This call was recorded and is available in the IATF Members Only Area. Not yet an IATF member?  Join HERE.


The World Peace Game -- How elementary school teacher John Hunter prepares 4th graders to be world leaders and big-time team players

Have you ever worked with a teacher who was so good at what he did that your life was forever changed for the positive? John Hunter is that kind of teacher.

John Hunter is an elementary school teacher from the Charlottesville, Virginia area where he's been helping students learn important life lessons for 30 years.

John achieved noteriety outside of Charlottesville because of a TED tealk he did in 2011 (video below).  In this presentation John explains how his "World Peace Game" helps 4th grade students learn how to solve complex world problems experientially.  The amazing experiential game he developed allows students to experience life changing lessons spantaneiously (and sometimes surprisingly).  The experience the students have always go further than a classroom lecture can.

John_hunter_sm I had the opportunity to meet John recently (photo of John Hunter and Tom Heck to the left) when a documentary about his work was shown (documentary trailer below).  John is an amazing person and the kind of teacher I wish my kids could spend hours with.

John understands the power of experiential learning.  Through the game he's developed John is able to touch the heart of the student (not just the mind of the student) and thus, the learning experience is deeper and more profound for the student.

To what degree are you using games in your training events?  If you're not using games then you're probably not touching the heart of your participants.

Learn more about the World Peace Game HERE.


How the Common Good Is Transforming Our World

Douglas LaBier, a psychologist and psychotherapist, writes a nice article on the rise of "the common good" and how it will transform our world.

From the article:

By the "common good" I'm referring to a broad evolution beyond values and actions that serve narrow self-interest, and towards those guided by inclusiveness -- supporting well-being, economic success, security, human rights and stewardship of resources for the benefit of all, rather than just for some.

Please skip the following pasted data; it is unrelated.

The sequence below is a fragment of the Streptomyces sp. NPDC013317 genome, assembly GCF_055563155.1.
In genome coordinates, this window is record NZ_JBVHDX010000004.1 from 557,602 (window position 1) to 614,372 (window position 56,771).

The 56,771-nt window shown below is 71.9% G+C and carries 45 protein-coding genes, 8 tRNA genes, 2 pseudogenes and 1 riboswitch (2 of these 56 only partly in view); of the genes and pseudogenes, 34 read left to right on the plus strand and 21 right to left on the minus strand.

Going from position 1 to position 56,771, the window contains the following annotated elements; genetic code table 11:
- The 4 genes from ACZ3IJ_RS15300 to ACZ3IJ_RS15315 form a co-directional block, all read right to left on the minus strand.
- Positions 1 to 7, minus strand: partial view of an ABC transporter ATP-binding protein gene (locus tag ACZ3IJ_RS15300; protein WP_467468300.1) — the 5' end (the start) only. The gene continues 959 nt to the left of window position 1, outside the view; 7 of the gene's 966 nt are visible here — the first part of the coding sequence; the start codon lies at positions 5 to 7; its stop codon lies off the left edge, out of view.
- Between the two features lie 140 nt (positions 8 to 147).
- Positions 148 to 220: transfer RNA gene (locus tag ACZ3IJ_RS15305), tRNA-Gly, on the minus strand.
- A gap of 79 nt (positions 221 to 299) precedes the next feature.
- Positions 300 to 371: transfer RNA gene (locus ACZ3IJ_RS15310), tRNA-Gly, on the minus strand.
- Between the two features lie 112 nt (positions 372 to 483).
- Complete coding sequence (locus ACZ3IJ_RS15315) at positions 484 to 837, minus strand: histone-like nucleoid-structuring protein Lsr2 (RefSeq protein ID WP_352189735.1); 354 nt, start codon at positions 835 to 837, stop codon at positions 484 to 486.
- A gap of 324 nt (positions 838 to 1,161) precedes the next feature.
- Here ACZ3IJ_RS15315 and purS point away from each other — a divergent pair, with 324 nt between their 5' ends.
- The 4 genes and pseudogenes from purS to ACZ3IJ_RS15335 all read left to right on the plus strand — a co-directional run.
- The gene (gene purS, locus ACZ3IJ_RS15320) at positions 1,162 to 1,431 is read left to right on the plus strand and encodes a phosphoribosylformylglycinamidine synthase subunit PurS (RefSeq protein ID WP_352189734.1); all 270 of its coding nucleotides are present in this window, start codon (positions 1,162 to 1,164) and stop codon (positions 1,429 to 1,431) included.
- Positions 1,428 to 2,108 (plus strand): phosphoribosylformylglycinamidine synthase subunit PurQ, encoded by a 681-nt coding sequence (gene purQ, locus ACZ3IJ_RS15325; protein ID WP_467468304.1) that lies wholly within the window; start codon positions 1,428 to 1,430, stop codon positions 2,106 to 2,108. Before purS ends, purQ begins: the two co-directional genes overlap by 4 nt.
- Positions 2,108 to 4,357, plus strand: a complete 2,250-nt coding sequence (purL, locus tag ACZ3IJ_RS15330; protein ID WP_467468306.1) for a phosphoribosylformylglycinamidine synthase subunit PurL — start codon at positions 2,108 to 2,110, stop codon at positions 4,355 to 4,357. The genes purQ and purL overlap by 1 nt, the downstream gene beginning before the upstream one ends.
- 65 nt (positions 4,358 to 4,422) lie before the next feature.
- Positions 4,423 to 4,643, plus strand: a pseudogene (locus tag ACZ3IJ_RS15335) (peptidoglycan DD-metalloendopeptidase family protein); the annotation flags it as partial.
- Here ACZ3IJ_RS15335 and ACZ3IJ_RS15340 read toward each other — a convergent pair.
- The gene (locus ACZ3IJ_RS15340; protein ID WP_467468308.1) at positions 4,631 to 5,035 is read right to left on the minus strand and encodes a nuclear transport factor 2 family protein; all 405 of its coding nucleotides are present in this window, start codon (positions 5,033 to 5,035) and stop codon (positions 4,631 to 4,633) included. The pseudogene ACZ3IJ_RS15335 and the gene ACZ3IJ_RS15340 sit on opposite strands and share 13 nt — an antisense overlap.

The rise of the common good reflects a sense of global citizenship and an obligation to be a good ancestor to future generations who inhabit this planet. In fact, it embodies behavior and policies that fit the needs for effective functioning -- both personal and political -- in our post-9/11, post-economic meltdown world.

Through our work in the arena of team and leadership development, we our part of this movement to transform the world and enhance the common good.

Read the full article HERE.

"Thank You" Goes a Long Way -- A basic leadership tool that Nancy Lublin argues is all too often underused

FastCompany, one of my favorite magazines, has a wonderful article on the power and importance of saying "Thank you."

From the article:

Thanking people isn't simply a matter of common courtesy. A 10-year study by leadership experts Adrian Gostick and Chester Elton of 200,000 managers and employees showed that saying "thank you" correlates with bigger profits.

Read the full article HERE.

Here's a 3 minute video from TED on the power of saying "Thank you":


Seth Godin: How to create change

Seth Godin is one of my favorite authors.  He's written a lot of great books and his best is TRIBES.

The video below is from Seth's presentation at the TED conference.

Towards the end of the video Seth shares the attributes that leaders have in common:

  • Leaders challenge the status quo.
  • Leaders build a culture. 
  • Leaders are curious.
  • Leaders connect people to each other.
  • Leaders commit.

To be successful in the Inspiration Economy you must be a TRIBE leader.

NY Times: "competitiveness will be more about organizing relationships than amassing force"

In the January 24, 2011 issue of the NY Times, David Brooks shares his thoughts on what it means for the United States to remain competitive in the global economy.  Two of the paragraphs literally jumped off the page for me: